The League

Dave Goldberg
Sports Reporter

Dave Goldberg

Covered the NFL for the AP for 25 years and now is a senior NFL writer for Fanhouse.com

Legacy intact?

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Peyton Manning's "legacy'' is intact.

Actually, I shouldn't even say that because I hate the word "legacy'' in the context of sports. I especially hate it when we're talking about an athlete who has won the Most Valuable Player trophy in his league more times than anyone in history, an athlete who may well retire with every passing record in the game. Except the record for interceptions which Brett Favre, whose record in Super Bowls is exactly the same as Manning's: 1-1, holds.

I'm writing this in the press box at the Super Bowl, where a writer who's actually been around longer than I am was discussing this very subject. "He's 9-9 in the playoffs,'' this gentleman remarked. To which I replied: "So what?''

Here's why.

Manning has always had receivers who are good to great. Why? In large part because he's forced them to be. He's dragged them to offseason workouts and made them work with him as one entity. Most of the time that works but sometimes those receivers are fallible -- as Reggie Wayne was Sunday when he ran a soft route on a ball that Tracy Porter intercepted and returned for a touchdown that clinched the Super Bowl for the Saints; and as Pierre Garcon was when he dropped a pass with the Colts holding a 10-0 lead. Without that drop, not at all Payton's fault, maybe it becomes 17-0, a much harder hole for New Orleans to climb out of.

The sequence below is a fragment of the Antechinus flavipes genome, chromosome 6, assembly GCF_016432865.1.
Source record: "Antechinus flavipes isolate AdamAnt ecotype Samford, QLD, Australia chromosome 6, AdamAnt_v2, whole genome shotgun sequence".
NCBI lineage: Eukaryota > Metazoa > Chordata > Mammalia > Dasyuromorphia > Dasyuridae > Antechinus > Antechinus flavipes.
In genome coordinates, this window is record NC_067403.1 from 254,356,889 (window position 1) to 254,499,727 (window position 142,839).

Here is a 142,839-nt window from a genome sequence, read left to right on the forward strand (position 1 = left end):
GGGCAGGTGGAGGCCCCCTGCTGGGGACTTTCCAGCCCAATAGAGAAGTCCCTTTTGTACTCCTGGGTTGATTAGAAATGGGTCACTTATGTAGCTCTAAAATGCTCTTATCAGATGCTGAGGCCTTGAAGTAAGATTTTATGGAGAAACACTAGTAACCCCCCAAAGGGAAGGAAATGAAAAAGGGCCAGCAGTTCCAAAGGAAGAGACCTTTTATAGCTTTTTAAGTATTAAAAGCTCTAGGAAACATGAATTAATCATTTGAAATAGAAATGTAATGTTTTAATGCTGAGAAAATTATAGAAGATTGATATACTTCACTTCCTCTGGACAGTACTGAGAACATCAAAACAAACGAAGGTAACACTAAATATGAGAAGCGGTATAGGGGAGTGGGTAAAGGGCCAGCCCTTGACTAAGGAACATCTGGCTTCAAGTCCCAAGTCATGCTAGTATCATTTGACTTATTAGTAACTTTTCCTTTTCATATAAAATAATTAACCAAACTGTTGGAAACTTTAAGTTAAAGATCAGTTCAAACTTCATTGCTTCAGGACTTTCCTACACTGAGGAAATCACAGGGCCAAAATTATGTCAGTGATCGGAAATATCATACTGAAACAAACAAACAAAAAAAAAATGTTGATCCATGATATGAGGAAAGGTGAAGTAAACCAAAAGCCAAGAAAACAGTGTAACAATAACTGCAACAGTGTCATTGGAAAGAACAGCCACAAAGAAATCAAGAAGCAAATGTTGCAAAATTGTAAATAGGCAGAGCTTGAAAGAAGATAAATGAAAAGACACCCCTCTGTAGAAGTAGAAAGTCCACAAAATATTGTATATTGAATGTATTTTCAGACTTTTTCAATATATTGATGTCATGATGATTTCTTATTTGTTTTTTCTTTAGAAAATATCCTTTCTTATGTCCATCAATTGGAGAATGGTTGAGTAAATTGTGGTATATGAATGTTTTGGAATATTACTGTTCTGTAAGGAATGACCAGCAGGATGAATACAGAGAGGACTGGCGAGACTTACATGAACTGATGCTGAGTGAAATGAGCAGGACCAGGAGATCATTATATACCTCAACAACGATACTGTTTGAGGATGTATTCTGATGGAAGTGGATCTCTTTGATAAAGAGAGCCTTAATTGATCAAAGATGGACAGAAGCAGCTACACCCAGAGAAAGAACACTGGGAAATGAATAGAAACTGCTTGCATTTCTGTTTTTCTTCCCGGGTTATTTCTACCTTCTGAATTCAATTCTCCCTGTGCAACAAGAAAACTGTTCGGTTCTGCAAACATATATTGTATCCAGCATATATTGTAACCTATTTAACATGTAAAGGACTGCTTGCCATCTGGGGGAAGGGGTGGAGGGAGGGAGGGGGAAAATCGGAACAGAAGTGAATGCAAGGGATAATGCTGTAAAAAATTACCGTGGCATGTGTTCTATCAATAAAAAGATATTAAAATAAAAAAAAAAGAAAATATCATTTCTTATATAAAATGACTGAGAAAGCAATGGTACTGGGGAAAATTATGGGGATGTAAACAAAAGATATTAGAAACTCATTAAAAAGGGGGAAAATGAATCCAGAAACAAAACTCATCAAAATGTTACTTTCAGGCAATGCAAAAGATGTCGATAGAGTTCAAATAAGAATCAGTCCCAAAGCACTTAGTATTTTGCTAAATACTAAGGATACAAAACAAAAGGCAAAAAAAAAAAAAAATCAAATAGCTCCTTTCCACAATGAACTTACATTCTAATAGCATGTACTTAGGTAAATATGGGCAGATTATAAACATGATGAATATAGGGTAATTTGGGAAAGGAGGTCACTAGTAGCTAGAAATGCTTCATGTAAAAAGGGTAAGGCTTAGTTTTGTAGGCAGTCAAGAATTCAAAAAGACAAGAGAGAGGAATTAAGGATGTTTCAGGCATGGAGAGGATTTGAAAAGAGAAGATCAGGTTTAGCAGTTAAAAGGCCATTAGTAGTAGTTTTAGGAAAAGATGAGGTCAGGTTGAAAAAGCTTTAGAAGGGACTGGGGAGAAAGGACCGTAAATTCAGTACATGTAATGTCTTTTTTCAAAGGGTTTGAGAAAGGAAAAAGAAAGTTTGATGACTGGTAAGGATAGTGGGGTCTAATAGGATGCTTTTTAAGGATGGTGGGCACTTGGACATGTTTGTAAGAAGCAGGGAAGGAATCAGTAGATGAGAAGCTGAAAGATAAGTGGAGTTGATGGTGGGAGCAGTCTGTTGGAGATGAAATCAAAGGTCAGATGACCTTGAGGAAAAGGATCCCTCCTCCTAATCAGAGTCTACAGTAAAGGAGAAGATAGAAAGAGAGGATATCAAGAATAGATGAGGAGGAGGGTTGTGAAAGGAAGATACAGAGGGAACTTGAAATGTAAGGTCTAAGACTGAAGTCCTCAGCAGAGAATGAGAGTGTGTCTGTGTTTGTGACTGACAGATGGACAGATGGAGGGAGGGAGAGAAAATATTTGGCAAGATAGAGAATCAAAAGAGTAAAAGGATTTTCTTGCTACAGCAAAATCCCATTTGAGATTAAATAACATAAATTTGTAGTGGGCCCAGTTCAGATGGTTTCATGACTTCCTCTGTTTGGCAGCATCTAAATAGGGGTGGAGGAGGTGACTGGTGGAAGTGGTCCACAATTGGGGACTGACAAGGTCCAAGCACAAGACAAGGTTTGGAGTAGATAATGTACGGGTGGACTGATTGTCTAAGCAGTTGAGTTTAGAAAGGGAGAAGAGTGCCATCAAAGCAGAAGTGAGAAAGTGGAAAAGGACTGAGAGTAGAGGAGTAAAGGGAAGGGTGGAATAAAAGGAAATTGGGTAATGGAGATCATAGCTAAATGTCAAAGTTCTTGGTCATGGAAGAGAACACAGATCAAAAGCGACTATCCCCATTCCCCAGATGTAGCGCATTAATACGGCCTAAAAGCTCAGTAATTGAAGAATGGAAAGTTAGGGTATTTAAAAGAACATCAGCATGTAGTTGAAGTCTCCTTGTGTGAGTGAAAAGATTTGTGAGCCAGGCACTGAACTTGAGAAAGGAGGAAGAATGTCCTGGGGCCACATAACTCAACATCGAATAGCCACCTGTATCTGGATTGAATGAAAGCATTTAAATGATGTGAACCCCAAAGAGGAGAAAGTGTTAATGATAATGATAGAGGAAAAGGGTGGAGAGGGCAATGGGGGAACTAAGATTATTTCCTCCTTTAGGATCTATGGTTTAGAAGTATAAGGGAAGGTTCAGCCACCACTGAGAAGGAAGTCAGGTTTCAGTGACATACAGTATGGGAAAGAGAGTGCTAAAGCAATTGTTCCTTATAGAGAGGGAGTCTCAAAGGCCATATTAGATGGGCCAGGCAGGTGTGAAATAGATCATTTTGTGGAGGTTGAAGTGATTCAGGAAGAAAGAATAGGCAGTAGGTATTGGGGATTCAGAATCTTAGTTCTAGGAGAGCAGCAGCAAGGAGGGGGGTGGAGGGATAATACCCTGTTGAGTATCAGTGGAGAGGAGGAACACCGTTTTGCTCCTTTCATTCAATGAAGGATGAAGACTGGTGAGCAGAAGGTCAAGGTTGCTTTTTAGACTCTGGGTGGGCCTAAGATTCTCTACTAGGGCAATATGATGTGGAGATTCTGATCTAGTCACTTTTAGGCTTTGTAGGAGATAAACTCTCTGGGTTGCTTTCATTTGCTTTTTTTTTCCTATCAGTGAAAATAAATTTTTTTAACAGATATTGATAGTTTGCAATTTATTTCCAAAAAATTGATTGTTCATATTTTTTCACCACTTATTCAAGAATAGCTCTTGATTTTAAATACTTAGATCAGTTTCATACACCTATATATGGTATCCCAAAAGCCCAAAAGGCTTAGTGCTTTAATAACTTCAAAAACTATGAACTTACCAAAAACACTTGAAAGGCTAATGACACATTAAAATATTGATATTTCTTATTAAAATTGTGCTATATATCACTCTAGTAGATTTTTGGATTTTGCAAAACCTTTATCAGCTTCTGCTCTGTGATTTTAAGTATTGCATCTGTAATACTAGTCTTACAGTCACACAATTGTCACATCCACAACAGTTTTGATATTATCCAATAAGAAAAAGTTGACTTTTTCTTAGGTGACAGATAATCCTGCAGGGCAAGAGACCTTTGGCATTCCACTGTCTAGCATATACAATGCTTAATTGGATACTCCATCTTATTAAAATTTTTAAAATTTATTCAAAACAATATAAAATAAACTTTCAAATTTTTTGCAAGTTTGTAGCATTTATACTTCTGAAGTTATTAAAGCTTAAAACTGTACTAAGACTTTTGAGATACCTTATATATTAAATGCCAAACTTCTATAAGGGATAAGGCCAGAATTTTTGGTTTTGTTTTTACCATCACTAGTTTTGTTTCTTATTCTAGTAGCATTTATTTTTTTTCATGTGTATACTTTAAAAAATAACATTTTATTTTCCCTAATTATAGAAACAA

Then there's the salary cap.

For years, the salaries commanded by Manning, Dwight Freeney, Wayne, Dallas Clark and Marvin Harrison has forced the Colts to rely on great drafts to fill holes left by good players who left for more money. It's why Indy is always replacing players, especially on defense, and always breaking in rookies or other younger players. It sometimes means that Manning has to lead the Colts to touchdowns on every possession. "It was upsetting to have to settle for a field goal on the first drive,'' he said after the Super Bowl. That's the nut. Sometimes, especially when Drew Brees is his opposite number, he always needs seven points not three.

Now I'm stopping. I'm making a case I don't have to make. Manning's "legacy'' is secure. And let's stop talking about it.

By Dave Goldberg  |  February 8, 2010; 6:22 AM ET  | Category:  Indianapolis Colts , Peyton Manning , Super Bowl Save & Share:  Send E-mail   Facebook   Twitter   Digg   Yahoo Buzz   Del.icio.us   StumbleUpon   Technorati  
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What a stupid concept for a story. Shouldn't you be shoveling snow or something?

Posted by: st50taw | February 8, 2010 10:58 AM

Mr. Goldberg, you wrote "Manning has always had receivers who are good to great. Why? In large part because he's forced them to be."

In that case, Tom Brady is miles ahead of Manning. Apart from Moss and Welker, what good-to-great receivers have worked with Brady? Most succeeded because the NE coaches designed plays to work within the abilities and limits of those receivers. Most of the receivers who left the Pats haven't succeeded at all with new teams.